One key section of the exhibit features three pieces (Thornton Dial Jr.’s “Crucifixion, Raymond Coins’ “Dog”, and O.L. Samuel’s “Charlie Mae”) which are arranged according to their materiality to create what Jentleson calls a “spectrum of artifice and nature.” The triptych of pieces which make use of both wood and artificial materials are displayed in a triangular fashion, in a manner that shows the multitude of ways in which these artists speak through the wood and the degrees to which the medium can be transfigured according to each artist’s respective visions.

Thornton Dial, Jr. (American, born 1953), Crucifixion, 1980s, hubcap, paint, barbed wire, metals and wood, 50 x 48 x 18 inches. High Museum of Art, Atlanta. Gift of Gordon W. Bailey, 2016.31.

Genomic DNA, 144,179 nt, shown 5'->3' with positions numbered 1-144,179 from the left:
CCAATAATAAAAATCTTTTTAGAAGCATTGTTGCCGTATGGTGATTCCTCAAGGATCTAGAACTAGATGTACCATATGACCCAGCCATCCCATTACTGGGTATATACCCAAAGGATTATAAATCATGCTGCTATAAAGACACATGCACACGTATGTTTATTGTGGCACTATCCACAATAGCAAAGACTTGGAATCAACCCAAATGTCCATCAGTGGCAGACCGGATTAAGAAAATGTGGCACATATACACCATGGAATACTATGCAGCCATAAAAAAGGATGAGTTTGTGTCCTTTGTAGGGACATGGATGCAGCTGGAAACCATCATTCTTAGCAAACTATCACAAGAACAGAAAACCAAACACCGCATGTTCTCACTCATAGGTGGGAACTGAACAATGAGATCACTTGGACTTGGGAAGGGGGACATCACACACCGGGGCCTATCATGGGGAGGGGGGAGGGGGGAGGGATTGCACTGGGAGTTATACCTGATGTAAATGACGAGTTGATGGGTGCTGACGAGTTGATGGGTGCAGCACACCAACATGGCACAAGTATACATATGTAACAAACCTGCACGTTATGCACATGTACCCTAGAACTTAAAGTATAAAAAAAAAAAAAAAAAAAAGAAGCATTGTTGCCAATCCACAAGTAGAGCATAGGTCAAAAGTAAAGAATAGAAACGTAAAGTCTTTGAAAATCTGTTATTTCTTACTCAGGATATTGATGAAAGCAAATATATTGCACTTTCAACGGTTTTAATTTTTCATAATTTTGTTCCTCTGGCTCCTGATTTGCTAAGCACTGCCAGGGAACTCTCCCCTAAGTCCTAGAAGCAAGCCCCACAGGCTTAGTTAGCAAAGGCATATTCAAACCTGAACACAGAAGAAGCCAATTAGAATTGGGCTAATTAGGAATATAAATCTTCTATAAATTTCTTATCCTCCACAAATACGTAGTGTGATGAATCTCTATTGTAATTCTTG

Thornton Dial, Jr. (American, born 1953), “Crucifixion,” 1980s, hubcap, paint, barbed wire, metals and wood, 50 x 48 x 18 inches. High Museum of Art, Atlanta. Gift of Gordon W. Bailey, 2016.31.

At the very top we see Dial Jr.’s “Crucifixion”. Dial Jr. depicts the crucifixion scene using a variety of found wood and various metals. The bodies of Christ and the thieves that flank him are built using scrap metal, while the cross is made of wood. Dial Jr. transforms the wood into a crucifix, but the wood isn’t used in a way that would make us question the materiality. The Coins and Samuel pieces, though, extract from and toy more with the overall appearance of the medium.

Raymond Coins (American, 1904-1998), Dog, 1980s, wood and paint. Gift of Gordon W. Bailey.

Raymond Coins (American, 1904-1998), “Dog,” 1980s, wood and paint. Gift of Gordon
W. Bailey.